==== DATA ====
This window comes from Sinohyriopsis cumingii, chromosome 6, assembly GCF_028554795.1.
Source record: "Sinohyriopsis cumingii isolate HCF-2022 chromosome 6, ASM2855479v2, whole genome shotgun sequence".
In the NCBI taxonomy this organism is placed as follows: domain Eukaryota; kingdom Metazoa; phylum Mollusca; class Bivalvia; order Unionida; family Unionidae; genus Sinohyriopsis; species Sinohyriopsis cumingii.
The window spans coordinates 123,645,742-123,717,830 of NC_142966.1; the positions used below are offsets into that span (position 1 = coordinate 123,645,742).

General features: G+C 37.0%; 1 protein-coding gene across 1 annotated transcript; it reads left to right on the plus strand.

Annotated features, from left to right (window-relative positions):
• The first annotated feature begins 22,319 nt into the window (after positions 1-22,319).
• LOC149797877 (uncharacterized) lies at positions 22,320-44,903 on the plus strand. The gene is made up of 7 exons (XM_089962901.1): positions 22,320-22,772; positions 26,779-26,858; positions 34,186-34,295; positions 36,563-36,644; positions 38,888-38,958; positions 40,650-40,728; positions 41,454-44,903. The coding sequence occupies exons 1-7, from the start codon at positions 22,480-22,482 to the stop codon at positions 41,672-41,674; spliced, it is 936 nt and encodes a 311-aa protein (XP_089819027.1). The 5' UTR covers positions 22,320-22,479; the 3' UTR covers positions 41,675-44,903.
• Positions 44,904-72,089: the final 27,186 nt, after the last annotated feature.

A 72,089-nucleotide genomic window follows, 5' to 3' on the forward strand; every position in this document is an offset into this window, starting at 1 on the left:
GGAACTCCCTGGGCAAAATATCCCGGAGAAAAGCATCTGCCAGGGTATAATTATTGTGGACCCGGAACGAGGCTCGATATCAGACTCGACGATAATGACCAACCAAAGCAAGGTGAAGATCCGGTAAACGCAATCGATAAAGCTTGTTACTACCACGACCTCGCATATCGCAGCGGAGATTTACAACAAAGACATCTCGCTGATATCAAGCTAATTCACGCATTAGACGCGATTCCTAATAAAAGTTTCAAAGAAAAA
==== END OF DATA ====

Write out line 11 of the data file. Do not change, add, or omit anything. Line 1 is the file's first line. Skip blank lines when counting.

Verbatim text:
GGAACTCCCTGGGCAAAATATCCCGGAGAAAAGCATCTGCCAGGGTATAATTATTGTGGACCCGGAACGAGGCTCGATATCAGACTCGACGATAATGACCAACCAAAGCAAGGTGAAGATCCGGTAAACGCAATCGATAAAGCTTGTTACTACCACGACCTCGCATATCGCAGCGGAGATTTACAACAAAGACATCTCGCTGATATCAAGCTAATTCACGCATTAGACGCGATTCCTAATAAAAGTTTCAAAGAAAAA